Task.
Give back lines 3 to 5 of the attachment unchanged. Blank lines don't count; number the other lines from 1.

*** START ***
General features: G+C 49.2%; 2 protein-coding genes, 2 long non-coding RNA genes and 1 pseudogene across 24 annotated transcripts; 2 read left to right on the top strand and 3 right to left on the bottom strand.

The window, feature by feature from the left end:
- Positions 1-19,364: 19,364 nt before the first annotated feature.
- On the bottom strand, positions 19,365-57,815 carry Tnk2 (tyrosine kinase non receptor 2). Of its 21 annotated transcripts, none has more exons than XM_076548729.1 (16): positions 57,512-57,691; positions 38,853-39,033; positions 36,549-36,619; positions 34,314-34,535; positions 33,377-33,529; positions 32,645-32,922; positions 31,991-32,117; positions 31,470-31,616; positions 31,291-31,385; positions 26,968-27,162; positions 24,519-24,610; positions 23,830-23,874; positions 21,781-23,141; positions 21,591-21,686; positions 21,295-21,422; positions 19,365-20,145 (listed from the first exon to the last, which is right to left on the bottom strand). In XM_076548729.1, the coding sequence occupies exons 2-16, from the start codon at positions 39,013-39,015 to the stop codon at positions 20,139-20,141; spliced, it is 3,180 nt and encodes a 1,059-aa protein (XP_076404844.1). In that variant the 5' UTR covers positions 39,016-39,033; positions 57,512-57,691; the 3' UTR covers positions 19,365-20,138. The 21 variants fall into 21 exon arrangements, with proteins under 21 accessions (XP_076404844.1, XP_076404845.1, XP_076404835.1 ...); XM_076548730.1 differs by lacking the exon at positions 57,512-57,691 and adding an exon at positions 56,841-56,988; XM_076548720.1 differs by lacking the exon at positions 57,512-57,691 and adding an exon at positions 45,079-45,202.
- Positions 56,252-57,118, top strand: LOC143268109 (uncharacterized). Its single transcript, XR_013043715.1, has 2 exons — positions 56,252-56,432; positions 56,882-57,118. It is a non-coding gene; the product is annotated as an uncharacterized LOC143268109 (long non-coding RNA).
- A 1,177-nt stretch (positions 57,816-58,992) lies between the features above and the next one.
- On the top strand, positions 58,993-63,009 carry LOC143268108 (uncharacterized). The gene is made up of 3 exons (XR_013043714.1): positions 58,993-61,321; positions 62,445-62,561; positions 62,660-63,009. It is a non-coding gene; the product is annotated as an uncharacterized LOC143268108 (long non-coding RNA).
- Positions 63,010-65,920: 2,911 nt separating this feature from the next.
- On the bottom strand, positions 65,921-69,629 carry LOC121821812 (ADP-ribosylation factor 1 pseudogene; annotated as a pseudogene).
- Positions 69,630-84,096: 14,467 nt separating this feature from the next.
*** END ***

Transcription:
- Positions 1-19,364: 19,364 nt before the first annotated feature.
- On the bottom strand, positions 19,365-57,815 carry Tnk2 (tyrosine kinase non receptor 2). Of its 21 annotated transcripts, none has more exons than XM_076548729.1 (16): positions 57,512-57,691; positions 38,853-39,033; positions 36,549-36,619; positions 34,314-34,535; positions 33,377-33,529; positions 32,645-32,922; positions 31,991-32,117; positions 31,470-31,616; positions 31,291-31,385; positions 26,968-27,162; positions 24,519-24,610; positions 23,830-23,874; positions 21,781-23,141; positions 21,591-21,686; positions 21,295-21,422; positions 19,365-20,145 (listed from the first exon to the last, which is right to left on the bottom strand). In XM_076548729.1, the coding sequence occupies exons 2-16, from the start codon at positions 39,013-39,015 to the stop codon at positions 20,139-20,141; spliced, it is 3,180 nt and encodes a 1,059-aa protein (XP_076404844.1). In that variant the 5' UTR covers positions 39,016-39,033; positions 57,512-57,691; the 3' UTR covers positions 19,365-20,138. The 21 variants fall into 21 exon arrangements, with proteins under 21 accessions (XP_076404844.1, XP_076404845.1, XP_076404835.1 ...); XM_076548730.1 differs by lacking the exon at positions 57,512-57,691 and adding an exon at positions 56,841-56,988; XM_076548720.1 differs by lacking the exon at positions 57,512-57,691 and adding an exon at positions 45,079-45,202.
- Positions 56,252-57,118, top strand: LOC143268109 (uncharacterized). Its single transcript, XR_013043715.1, has 2 exons — positions 56,252-56,432; positions 56,882-57,118. It is a non-coding gene; the product is annotated as an uncharacterized LOC143268109 (long non-coding RNA).